What’s inside and out, as the vote on Bill Biden draws near | New policies


By JOSH BOAK and KEVIN FREKING, Associated Press

WASHINGTON (AP) – President Joe Biden’s $ 1.85 trillion plan to boost social and educational programs as well as protect against global warming continues to be refined by Democrats in Congress with a new target of complete the work before Thanksgiving.

The updated plan includes a universal preschool, funding to limit child care costs, and a one-year extension of a child tax credit that was expanded earlier this year and applied to more. of families. But Democrats are cutting some investments and shortening the funding period to cut spending. Some proposals were completely abandoned.

The House is working to pass the legislation soon, but it will still have to authorize the Senate, where revisions are likely.

The framework corresponds to a budget of around $ 1.85 trillion over 10 years, instead of the $ 3.5 trillion budget plan initially envisioned.

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Here’s what’s in the package, based on summaries provided by the White House and the House.

– An expanded child tax credit would be maintained for another year. As part of a COVID relief bill, Democrats increased the tax credit to $ 3,000 per child aged 6 to 17 and to $ 3,600 per child aged 5 and under. Households earning up to $ 150,000 per year get credit paid to them on a monthly basis. Budget hawks fear that a one-year extension is a budget tool that will reduce the cost of the program on paper, but hide its true costs, as lawmakers tend to continue programs rather than let them expire.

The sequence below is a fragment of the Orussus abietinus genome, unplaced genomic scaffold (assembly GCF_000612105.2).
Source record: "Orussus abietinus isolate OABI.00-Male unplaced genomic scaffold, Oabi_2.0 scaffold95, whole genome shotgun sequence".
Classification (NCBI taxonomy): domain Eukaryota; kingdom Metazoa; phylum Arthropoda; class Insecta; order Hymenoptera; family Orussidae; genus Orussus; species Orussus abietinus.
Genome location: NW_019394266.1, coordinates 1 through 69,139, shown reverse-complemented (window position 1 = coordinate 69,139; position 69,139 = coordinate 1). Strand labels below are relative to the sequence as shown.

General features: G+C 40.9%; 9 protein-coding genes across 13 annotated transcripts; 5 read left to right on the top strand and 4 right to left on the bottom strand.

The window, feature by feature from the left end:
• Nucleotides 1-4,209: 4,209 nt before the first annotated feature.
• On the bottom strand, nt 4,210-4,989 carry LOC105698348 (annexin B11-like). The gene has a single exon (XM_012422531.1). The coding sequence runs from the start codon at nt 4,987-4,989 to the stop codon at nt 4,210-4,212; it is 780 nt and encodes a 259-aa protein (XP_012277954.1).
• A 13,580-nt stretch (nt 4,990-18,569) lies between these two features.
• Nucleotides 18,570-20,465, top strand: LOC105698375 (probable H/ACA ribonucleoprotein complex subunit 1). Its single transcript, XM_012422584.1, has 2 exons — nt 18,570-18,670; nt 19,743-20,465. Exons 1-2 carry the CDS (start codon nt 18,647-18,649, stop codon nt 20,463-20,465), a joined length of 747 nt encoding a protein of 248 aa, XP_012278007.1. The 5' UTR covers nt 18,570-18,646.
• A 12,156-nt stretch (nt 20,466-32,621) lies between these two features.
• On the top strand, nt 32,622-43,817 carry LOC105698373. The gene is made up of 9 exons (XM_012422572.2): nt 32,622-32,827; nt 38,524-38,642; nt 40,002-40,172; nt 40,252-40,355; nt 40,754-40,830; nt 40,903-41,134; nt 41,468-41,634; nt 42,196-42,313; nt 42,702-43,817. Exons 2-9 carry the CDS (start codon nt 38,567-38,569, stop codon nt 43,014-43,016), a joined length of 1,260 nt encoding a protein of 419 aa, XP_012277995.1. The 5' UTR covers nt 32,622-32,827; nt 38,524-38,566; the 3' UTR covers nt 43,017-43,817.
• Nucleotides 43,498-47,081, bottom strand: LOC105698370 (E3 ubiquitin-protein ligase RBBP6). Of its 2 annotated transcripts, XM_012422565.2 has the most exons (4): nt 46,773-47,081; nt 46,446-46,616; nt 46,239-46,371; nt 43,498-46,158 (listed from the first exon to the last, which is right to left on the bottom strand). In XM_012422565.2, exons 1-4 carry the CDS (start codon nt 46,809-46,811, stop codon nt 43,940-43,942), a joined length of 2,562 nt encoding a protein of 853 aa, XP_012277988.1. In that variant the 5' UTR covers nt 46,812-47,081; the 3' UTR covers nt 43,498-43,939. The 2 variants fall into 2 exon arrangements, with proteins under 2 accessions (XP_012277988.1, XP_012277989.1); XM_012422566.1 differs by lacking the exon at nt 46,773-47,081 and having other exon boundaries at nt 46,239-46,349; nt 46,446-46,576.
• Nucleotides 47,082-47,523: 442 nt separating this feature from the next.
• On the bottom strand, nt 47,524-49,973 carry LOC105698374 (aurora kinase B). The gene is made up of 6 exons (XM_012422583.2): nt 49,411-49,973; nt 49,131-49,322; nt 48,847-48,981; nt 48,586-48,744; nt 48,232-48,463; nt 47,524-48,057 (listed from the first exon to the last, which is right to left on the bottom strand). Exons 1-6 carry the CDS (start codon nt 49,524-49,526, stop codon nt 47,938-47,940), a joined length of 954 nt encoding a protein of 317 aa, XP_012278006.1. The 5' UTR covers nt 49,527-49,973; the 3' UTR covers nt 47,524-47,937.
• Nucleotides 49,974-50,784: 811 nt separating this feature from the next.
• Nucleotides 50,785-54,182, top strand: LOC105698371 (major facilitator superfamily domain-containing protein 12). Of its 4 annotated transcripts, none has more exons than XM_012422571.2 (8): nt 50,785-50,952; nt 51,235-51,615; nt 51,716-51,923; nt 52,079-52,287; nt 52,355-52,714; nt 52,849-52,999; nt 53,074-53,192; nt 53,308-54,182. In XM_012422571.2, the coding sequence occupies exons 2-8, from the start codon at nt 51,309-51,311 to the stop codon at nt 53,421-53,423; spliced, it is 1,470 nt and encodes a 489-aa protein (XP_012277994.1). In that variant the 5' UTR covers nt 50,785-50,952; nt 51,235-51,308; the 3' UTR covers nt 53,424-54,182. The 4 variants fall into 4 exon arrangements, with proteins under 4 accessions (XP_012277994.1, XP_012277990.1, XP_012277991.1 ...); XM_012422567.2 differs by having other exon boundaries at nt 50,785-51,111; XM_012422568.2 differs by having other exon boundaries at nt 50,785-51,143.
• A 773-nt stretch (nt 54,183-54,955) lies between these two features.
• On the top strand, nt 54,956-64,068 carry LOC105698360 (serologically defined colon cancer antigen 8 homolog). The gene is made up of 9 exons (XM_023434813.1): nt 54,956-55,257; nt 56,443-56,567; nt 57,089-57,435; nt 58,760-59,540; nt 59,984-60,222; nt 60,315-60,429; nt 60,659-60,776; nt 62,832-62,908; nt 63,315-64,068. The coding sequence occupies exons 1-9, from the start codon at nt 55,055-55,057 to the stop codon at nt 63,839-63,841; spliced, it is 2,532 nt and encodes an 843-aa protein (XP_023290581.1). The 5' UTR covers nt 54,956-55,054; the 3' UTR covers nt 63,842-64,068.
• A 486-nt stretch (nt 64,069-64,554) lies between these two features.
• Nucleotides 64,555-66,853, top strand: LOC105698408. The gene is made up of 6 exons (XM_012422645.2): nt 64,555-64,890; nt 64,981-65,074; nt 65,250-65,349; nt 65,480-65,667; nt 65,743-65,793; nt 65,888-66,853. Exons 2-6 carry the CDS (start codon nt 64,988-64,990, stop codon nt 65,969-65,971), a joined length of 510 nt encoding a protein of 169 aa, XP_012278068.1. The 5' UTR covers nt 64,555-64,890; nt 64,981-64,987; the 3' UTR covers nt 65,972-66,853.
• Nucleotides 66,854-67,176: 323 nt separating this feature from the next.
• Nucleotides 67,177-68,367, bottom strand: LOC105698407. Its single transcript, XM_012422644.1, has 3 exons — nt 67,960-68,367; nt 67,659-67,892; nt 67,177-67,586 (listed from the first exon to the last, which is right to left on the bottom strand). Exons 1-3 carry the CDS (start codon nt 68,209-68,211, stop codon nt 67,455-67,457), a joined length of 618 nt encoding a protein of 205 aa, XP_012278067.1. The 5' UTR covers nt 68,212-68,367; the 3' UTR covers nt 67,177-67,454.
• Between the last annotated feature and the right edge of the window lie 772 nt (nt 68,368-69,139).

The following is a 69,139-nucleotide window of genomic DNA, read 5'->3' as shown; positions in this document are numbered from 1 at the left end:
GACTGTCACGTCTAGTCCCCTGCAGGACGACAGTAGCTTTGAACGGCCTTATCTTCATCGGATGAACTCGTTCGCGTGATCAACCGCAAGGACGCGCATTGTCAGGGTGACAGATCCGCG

– The expanded earned income tax credit that goes to 17 million low-wage, childless workers would be maintained for one year.

– A universal preschool would be in place for all 3- and 4-year-olds, and child care subsidies would be provided to the poorest and middle-income Americans. But the programs are only funded for six years.

– $ 40 billion would be devoted to higher education and workforce development. This includes increasing the size of the Pell Grants and funding historically black colleges and universities as well as institutions that largely serve Hispanic students or tribal communities.

– Medicare would be extended to cover hearing aids, which would cost around $ 35 billion over 10 years.

– Expanded tax credits for insurance premiums tied to the Affordable Care Act would be extended until 2025. The White House says this would help 3 million uninsured people get coverage.

– $ 150 billion for a Medicaid program that supports home health care, helps clear a backlog and improves working conditions.

– $ 90 billion for investments that would include funding for maternal health, community violence initiatives, underprivileged farmers, nutrition and pandemic preparedness.

– Medicare Part D reimbursable expenses for older Americans would be capped at $ 2,000 and the price of insulin reduced to $ 35 per dose at most.

– A Medicare drug negotiation program would be put in place. Each year, the Secretary of Health and Social Services would identify 100 brand name drugs with no price competition and from that list, he would negotiate the price of up to 10 drugs in 2025, 15 in 2026 and 2027, and 20 thereafter. Insulin products also need to be traded. A drug selected for negotiation would continue to be included in the program until competition enters the market.